We made a trip to the Suffolk country town of Stowmarket on Saturday. Close to the market place virtually hidden from view can be found the 'big house' of Stow (as the the locals invariably call the town.) Abbot's Hall is a very graceful Queen Anne style house, sitting in attractive parkland. A museum has been newly opened inside the hall. The displays reflect the lives of former inhabitants and the wider, largely rural East Anglian community. The region is often called 'the bread basket of England.' A small but powerful display looked at the lives of travelling Gypsies. Attached to house is a wonderfully restored glass house~conservatory. It was built by the illustrious engineers and manufacturers Boulton and Paul of Norwich.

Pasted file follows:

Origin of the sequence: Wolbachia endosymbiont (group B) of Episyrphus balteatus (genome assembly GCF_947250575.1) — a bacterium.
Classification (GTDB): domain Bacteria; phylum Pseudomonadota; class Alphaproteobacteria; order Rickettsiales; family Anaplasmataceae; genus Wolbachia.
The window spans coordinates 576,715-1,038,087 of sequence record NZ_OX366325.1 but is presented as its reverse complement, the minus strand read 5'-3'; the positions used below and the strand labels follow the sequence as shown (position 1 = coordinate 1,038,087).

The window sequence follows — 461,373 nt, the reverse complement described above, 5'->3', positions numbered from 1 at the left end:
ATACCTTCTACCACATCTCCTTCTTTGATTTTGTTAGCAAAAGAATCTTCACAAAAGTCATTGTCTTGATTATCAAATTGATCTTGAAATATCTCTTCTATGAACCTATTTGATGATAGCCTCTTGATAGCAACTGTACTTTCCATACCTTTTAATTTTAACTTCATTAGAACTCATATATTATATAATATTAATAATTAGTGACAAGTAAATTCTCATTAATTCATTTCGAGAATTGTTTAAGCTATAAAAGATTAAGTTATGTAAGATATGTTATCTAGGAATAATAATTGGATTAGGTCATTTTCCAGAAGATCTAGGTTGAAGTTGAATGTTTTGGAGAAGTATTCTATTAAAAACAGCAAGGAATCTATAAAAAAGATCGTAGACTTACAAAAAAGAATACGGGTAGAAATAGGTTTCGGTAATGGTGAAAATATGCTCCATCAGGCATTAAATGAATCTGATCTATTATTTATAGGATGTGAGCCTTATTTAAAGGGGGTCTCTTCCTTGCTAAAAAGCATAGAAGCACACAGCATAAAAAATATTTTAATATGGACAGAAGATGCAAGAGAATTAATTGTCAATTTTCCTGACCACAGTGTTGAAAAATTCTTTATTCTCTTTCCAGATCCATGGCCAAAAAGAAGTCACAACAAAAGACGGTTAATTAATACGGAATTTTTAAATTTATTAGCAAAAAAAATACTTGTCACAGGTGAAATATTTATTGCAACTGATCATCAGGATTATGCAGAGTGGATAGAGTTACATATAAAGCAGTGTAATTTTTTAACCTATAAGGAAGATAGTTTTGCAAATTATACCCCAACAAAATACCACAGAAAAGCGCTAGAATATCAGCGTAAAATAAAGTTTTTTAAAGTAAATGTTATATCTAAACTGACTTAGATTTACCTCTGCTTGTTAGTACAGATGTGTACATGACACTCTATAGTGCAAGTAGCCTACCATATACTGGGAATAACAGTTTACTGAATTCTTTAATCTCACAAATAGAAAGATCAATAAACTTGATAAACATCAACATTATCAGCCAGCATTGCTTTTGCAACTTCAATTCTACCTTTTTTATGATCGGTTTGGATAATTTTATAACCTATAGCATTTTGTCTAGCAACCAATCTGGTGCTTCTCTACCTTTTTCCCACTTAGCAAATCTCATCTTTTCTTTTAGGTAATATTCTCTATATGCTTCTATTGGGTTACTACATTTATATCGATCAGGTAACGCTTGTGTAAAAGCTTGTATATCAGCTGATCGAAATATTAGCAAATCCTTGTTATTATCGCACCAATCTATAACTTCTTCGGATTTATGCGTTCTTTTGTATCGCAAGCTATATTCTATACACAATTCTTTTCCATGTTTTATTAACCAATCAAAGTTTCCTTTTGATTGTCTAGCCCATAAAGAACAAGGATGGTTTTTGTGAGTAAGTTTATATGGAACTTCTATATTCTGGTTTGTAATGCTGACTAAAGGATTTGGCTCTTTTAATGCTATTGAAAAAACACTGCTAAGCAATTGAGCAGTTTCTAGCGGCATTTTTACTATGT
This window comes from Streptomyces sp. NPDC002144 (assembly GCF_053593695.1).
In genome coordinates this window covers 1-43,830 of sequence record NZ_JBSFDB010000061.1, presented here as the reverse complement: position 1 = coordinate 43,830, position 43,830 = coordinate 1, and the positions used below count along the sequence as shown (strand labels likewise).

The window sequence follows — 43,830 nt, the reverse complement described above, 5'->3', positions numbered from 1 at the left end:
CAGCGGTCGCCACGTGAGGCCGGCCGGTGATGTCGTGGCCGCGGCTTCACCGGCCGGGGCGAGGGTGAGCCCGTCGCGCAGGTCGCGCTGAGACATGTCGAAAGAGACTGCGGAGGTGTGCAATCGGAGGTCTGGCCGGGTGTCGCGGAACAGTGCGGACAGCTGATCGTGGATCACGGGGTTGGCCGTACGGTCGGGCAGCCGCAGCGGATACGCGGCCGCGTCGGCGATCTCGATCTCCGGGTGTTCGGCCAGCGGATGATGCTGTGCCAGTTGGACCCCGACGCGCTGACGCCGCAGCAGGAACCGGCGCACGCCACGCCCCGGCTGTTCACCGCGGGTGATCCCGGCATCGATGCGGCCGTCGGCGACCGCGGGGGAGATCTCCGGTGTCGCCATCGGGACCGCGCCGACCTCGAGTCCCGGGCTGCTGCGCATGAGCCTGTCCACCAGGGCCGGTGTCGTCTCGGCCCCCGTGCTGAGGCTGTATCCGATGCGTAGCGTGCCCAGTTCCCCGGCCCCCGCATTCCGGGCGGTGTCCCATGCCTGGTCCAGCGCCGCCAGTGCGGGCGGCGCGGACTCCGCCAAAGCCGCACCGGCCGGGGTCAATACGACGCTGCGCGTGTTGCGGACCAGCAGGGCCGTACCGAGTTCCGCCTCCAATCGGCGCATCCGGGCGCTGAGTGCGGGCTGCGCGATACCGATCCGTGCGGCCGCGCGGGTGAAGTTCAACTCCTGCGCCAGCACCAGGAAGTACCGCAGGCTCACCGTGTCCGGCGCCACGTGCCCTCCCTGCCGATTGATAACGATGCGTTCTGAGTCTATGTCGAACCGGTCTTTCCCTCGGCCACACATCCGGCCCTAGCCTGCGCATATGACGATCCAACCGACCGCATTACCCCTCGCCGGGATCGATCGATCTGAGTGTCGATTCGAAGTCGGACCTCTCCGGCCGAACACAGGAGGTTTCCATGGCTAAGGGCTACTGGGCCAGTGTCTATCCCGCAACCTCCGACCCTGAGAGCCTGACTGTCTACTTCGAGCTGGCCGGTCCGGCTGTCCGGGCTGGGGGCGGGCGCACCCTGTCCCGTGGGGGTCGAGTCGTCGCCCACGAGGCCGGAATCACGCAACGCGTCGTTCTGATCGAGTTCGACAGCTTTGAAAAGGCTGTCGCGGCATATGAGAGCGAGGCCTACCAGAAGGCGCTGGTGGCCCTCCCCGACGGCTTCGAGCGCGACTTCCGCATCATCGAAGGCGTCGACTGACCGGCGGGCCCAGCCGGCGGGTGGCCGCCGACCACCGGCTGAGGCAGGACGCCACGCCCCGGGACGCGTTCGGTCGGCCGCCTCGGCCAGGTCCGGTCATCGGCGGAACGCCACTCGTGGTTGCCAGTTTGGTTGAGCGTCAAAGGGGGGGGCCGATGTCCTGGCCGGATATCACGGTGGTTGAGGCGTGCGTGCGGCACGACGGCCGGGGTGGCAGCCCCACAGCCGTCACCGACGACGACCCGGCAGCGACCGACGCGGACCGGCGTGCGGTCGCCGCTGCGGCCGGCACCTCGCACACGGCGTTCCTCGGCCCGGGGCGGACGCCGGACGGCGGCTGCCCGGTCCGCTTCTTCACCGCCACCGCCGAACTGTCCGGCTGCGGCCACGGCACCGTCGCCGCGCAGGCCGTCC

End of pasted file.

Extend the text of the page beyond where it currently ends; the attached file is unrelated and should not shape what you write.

At the front of the house is a duck pond. Although this is slight compared to the ornamental lake, found on a higher plateau behind the house. There is even an island complete with a square red brick summerhouse. You can almost imagine graceful ladies during the age of enlightenment taking tea on the island, while the gentlemen punt on the lake (or maybe the reverse.) To the side of the house are a range of spaced out buildings housing a wealth of vehicles, farming implements and animals. A collection of brightly decorated gypsy vardo and showmans' caravans stand out ~ everything has a place in the countryside! Some buildings have been relocated to the site. These formed one of the first open air museums in the country. We enjoyed afternoon tea with homemade scones in The Osier, a cafe attached to farm buildings, next door. If you have time to visit the museum, it is a must see.